Art world in a lather over plans to clean up David for his birthday

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Is David about to be destroyed by the philistines? Almost exactly 500 years after the world's most celebrated statue was first exhibited in Florence, the Italian art world is being torn apart by a row over plans to restore Michelangelo's 14ft high masterpiece.

The Italian government has given orders for the vigorous cleaning of the statue to begin in September, despite the objections of 39 international experts and a warning from a renowned art restorer that the work could be ruined.

Agnese Parronchi, the woman commissioned to clean the marble hunk for his 500th birthday next year, resigned from the top job in art restoration in April after the Academia Gallery in Florence ordered her to adopt what she believes is an intrusive "wet" cleaning method.

Now, despite an anguished petition in support of Ms Parronchi from scholars all over the world, Antonio Paolucci, the head of the government department responsible for monuments and artistic treasures in Florence, has told another restorer to go ahead with the intensive, €350,000 (£245,000) job.

Ms Parronchi told The Independent that her preferred "dry" cleaning method, using chamois cloth, soft brushes and cotton swabs - a method already proved on other Michelangelo statues - was the only safe one. Instead, the gallery had ordered her to apply poultices of distilled water and chemical solvents to remove the dirt and salt.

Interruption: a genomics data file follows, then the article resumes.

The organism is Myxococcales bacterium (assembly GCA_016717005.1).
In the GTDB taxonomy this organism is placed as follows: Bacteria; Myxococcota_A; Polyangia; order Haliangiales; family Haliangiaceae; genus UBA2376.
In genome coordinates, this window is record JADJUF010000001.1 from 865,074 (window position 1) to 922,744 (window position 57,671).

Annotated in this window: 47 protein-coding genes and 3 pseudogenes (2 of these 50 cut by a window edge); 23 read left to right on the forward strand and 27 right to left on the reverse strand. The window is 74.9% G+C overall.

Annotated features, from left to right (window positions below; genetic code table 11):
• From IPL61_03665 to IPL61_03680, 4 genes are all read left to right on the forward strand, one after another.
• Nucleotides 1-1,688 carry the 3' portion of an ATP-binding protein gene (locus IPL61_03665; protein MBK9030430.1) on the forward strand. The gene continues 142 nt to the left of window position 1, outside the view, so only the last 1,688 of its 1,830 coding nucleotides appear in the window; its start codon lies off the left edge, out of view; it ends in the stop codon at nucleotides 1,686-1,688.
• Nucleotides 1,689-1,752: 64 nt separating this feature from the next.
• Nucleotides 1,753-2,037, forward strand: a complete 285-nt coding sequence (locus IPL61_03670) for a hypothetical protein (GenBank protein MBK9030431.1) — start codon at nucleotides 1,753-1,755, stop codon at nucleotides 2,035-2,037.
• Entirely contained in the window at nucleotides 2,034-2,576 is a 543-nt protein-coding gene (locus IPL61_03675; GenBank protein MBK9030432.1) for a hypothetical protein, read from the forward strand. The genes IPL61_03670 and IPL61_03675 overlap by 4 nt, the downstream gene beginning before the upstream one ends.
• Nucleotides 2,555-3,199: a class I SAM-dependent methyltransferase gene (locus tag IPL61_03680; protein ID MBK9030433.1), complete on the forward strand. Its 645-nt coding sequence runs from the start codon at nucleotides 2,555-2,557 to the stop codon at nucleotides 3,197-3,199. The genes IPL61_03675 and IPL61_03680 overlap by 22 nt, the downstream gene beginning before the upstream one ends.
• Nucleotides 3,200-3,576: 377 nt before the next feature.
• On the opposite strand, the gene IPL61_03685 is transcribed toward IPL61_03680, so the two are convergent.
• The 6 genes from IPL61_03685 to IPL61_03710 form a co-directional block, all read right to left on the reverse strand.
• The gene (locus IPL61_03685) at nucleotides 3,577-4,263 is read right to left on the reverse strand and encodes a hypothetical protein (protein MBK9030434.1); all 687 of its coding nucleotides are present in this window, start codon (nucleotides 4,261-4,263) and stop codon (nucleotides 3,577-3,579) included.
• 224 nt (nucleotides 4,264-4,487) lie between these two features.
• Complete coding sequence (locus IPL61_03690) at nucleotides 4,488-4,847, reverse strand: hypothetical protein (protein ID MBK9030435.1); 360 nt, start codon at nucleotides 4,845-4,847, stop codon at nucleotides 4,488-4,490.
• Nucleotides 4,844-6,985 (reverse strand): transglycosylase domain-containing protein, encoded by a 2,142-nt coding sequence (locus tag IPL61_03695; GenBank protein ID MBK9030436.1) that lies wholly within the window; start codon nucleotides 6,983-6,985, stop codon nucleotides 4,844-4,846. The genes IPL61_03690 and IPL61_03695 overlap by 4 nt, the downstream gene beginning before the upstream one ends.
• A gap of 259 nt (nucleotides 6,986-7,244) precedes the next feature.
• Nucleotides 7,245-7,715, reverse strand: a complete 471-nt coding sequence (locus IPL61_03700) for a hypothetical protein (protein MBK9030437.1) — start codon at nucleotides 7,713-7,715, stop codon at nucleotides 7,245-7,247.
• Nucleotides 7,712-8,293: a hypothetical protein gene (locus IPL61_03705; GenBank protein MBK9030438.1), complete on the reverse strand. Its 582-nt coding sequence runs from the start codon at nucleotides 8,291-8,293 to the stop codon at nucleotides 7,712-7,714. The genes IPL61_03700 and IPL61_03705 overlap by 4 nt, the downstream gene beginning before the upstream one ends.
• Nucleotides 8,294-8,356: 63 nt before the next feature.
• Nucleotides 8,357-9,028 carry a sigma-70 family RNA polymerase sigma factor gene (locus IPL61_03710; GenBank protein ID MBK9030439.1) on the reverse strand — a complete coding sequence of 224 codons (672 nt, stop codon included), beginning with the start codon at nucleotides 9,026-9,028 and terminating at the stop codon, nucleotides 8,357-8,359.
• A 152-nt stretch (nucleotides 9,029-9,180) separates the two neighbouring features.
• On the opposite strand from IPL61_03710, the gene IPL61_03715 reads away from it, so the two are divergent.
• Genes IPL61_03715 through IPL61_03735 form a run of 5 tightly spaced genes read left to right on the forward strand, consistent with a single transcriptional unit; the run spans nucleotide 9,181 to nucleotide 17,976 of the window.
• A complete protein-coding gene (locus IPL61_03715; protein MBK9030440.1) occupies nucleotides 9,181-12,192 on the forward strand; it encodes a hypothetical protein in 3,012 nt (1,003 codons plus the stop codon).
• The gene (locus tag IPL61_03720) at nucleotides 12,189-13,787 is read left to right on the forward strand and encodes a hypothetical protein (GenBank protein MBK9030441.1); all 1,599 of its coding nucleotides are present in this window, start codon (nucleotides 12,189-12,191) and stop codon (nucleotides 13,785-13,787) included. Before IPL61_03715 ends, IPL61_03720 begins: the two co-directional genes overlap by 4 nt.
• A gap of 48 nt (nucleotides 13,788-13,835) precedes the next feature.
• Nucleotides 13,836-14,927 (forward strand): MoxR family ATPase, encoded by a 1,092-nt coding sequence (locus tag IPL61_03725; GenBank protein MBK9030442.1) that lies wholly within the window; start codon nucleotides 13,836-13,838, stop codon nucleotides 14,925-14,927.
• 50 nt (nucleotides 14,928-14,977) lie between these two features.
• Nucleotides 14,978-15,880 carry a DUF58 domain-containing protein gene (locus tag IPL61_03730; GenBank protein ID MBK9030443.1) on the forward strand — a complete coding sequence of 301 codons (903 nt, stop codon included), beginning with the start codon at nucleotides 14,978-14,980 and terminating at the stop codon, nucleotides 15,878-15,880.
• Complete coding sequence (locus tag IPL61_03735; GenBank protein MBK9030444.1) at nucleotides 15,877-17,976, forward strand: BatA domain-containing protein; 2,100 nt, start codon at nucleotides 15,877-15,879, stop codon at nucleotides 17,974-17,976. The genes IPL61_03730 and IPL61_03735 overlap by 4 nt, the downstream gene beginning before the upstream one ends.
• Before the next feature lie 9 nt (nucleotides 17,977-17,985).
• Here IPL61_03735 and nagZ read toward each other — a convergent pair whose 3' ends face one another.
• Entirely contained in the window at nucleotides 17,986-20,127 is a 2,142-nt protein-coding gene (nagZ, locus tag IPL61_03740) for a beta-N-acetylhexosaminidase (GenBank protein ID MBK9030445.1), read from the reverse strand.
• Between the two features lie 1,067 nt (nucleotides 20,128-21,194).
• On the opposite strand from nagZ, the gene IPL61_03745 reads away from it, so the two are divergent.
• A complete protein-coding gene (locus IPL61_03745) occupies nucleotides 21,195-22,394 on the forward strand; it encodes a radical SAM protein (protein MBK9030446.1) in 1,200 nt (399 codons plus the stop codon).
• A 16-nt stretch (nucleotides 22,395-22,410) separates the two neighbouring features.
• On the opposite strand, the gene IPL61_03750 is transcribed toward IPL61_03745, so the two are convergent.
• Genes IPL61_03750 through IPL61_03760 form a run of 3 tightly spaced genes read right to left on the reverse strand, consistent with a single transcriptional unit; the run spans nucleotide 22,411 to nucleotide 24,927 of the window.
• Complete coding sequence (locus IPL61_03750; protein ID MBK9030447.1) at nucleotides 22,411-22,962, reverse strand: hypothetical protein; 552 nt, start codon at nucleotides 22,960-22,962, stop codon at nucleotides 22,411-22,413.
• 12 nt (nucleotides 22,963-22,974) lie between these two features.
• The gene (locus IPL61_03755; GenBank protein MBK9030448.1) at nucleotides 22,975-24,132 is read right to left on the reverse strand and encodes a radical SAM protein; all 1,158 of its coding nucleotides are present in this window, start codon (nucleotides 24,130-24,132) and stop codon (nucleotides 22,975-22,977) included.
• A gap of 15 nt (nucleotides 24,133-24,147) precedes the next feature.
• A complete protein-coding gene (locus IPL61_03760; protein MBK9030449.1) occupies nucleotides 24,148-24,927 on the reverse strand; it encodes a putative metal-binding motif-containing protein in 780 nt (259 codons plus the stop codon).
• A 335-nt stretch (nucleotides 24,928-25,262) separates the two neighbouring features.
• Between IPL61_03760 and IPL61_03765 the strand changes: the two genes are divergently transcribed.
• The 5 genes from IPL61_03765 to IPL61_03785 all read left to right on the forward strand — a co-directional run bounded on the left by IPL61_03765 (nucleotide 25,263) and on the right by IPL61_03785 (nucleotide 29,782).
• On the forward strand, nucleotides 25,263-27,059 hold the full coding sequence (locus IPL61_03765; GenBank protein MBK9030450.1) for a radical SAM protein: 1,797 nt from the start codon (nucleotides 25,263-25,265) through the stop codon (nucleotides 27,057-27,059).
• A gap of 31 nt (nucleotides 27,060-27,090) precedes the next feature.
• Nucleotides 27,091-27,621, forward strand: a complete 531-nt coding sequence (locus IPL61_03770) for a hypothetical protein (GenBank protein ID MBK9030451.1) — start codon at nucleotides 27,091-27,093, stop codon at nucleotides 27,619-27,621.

"I believe that the salt that has formed over the years at the interior of the statue is part of the masterpiece itself," she said. "The statue is just like a human being, when we have a dirty face we are no doubt less attractive. What we rush and do is simply brush the dirt away so we are beautiful again. Dirt is never uniform, so intervening in a uniform way doesn't make sense. You risk ruining the balance."

Franca Falletti, the academy's director, said the chemicals would be applied for measured amounts of time, depending on the degree of dirt. "With any intervention, there is a risk: you clean one thing and destroy something else," she said. Ms Falletti told The New York Times that Ms Parronchi's gentle approach was "absolutely unacceptable".

The argument turns partly on whether the statue should be restored to something approaching its original condition of 1504, or simply relieved of its worst coatings of grime. Ms Parronchi said that not an inch of the statue's original surface remained. In 1810 it was covered in wax. In 1843 the wax and Michelangelo's original polished surface were burnt away with acid.

The statue, she said, was partly what time and grime had made it. The cleaning method favoured by the Academy would make its surface too uniform, hiding the natural colours and veins of the marble.

On the contrary, argued Ms Falletti, "wet" cleaning would remove the ravages of the centuries and allow the statue to appear again as something closer to the icon of eternal youth that Michelangelo intended.

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